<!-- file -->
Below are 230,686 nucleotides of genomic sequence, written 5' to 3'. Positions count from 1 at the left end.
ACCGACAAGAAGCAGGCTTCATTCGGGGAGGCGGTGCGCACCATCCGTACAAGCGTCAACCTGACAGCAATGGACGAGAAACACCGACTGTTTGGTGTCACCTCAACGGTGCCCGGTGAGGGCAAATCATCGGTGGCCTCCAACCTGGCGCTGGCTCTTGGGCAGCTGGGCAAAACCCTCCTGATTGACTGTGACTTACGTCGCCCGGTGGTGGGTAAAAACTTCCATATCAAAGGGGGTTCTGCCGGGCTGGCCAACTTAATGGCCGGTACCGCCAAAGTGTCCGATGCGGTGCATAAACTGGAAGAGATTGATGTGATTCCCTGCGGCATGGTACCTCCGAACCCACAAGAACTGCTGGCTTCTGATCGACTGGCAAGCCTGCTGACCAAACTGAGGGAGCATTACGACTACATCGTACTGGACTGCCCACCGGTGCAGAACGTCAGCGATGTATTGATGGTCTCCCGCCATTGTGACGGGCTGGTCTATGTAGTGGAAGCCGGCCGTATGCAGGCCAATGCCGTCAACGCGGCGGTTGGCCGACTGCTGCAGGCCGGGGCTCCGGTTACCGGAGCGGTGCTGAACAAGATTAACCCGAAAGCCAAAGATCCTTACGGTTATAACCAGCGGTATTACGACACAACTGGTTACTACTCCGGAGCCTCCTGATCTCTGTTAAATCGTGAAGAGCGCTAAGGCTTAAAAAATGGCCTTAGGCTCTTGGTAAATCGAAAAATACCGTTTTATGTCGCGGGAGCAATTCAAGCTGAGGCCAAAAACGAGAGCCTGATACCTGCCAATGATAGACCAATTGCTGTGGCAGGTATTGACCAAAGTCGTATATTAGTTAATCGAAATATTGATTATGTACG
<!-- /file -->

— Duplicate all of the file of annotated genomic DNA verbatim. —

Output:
Below are 230,686 nucleotides of genomic sequence, written 5' to 3'. Positions count from 1 at the left end.
ACCGACAAGAAGCAGGCTTCATTCGGGGAGGCGGTGCGCACCATCCGTACAAGCGTCAACCTGACAGCAATGGACGAGAAACACCGACTGTTTGGTGTCACCTCAACGGTGCCCGGTGAGGGCAAATCATCGGTGGCCTCCAACCTGGCGCTGGCTCTTGGGCAGCTGGGCAAAACCCTCCTGATTGACTGTGACTTACGTCGCCCGGTGGTGGGTAAAAACTTCCATATCAAAGGGGGTTCTGCCGGGCTGGCCAACTTAATGGCCGGTACCGCCAAAGTGTCCGATGCGGTGCATAAACTGGAAGAGATTGATGTGATTCCCTGCGGCATGGTACCTCCGAACCCACAAGAACTGCTGGCTTCTGATCGACTGGCAAGCCTGCTGACCAAACTGAGGGAGCATTACGACTACATCGTACTGGACTGCCCACCGGTGCAGAACGTCAGCGATGTATTGATGGTCTCCCGCCATTGTGACGGGCTGGTCTATGTAGTGGAAGCCGGCCGTATGCAGGCCAATGCCGTCAACGCGGCGGTTGGCCGACTGCTGCAGGCCGGGGCTCCGGTTACCGGAGCGGTGCTGAACAAGATTAACCCGAAAGCCAAAGATCCTTACGGTTATAACCAGCGGTATTACGACACAACTGGTTACTACTCCGGAGCCTCCTGATCTCTGTTAAATCGTGAAGAGCGCTAAGGCTTAAAAAATGGCCTTAGGCTCTTGGTAAATCGAAAAATACCGTTTTATGTCGCGGGAGCAATTCAAGCTGAGGCCAAAAACGAGAGCCTGATACCTGCCAATGATAGACCAATTGCTGTGGCAGGTATTGACCAAAGTCGTATATTAGTTAATCGAAATATTGATTATGTACG